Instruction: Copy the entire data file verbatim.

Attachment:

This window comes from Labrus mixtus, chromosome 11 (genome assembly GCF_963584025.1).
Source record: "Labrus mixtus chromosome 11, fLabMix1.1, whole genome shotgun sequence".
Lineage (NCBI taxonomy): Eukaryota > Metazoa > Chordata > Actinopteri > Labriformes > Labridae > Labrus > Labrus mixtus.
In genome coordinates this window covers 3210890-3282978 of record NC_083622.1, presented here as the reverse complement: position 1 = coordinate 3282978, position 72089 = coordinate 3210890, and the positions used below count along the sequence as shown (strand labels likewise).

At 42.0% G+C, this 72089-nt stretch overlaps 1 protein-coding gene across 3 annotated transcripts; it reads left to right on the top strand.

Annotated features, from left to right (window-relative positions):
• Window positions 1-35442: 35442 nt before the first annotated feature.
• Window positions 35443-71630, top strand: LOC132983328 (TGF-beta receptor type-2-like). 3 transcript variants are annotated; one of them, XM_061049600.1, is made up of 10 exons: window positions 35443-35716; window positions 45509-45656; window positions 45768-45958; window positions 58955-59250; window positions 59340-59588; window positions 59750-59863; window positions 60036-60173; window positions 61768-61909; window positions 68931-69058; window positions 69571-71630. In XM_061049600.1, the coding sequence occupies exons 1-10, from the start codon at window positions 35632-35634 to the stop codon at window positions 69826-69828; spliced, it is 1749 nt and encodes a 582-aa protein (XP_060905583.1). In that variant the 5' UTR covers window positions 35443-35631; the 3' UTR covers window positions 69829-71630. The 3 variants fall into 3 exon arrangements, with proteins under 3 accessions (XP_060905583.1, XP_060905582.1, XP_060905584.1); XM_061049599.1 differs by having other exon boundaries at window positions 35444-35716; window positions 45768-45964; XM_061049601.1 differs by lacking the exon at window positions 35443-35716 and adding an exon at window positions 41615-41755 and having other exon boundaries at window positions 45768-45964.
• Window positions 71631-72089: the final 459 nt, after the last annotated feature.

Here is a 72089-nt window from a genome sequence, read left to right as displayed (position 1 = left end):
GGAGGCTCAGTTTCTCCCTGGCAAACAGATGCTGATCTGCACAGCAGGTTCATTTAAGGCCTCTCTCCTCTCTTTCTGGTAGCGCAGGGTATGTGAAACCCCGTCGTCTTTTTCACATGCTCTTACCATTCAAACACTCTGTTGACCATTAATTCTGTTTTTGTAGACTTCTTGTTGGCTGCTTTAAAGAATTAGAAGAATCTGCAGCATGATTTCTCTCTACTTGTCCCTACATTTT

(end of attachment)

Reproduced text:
This window comes from Labrus mixtus, chromosome 11 (genome assembly GCF_963584025.1).
Source record: "Labrus mixtus chromosome 11, fLabMix1.1, whole genome shotgun sequence".
Lineage (NCBI taxonomy): Eukaryota > Metazoa > Chordata > Actinopteri > Labriformes > Labridae > Labrus > Labrus mixtus.
In genome coordinates this window covers 3210890-3282978 of record NC_083622.1, presented here as the reverse complement: position 1 = coordinate 3282978, position 72089 = coordinate 3210890, and the positions used below count along the sequence as shown (strand labels likewise).

At 42.0% G+C, this 72089-nt stretch overlaps 1 protein-coding gene across 3 annotated transcripts; it reads left to right on the top strand.

Annotated features, from left to right (window-relative positions):
• Window positions 1-35442: 35442 nt before the first annotated feature.
• Window positions 35443-71630, top strand: LOC132983328 (TGF-beta receptor type-2-like). 3 transcript variants are annotated; one of them, XM_061049600.1, is made up of 10 exons: window positions 35443-35716; window positions 45509-45656; window positions 45768-45958; window positions 58955-59250; window positions 59340-59588; window positions 59750-59863; window positions 60036-60173; window positions 61768-61909; window positions 68931-69058; window positions 69571-71630. In XM_061049600.1, the coding sequence occupies exons 1-10, from the start codon at window positions 35632-35634 to the stop codon at window positions 69826-69828; spliced, it is 1749 nt and encodes a 582-aa protein (XP_060905583.1). In that variant the 5' UTR covers window positions 35443-35631; the 3' UTR covers window positions 69829-71630. The 3 variants fall into 3 exon arrangements, with proteins under 3 accessions (XP_060905583.1, XP_060905582.1, XP_060905584.1); XM_061049599.1 differs by having other exon boundaries at window positions 35444-35716; window positions 45768-45964; XM_061049601.1 differs by lacking the exon at window positions 35443-35716 and adding an exon at window positions 41615-41755 and having other exon boundaries at window positions 45768-45964.
• Window positions 71631-72089: the final 459 nt, after the last annotated feature.

Here is a 72089-nt window from a genome sequence, read left to right as displayed (position 1 = left end):
GGAGGCTCAGTTTCTCCCTGGCAAACAGATGCTGATCTGCACAGCAGGTTCATTTAAGGCCTCTCTCCTCTCTTTCTGGTAGCGCAGGGTATGTGAAACCCCGTCGTCTTTTTCACATGCTCTTACCATTCAAACACTCTGTTGACCATTAATTCTGTTTTTGTAGACTTCTTGTTGGCTGCTTTAAAGAATTAGAAGAATCTGCAGCATGATTTCTCTCTACTTGTCCCTACATTTT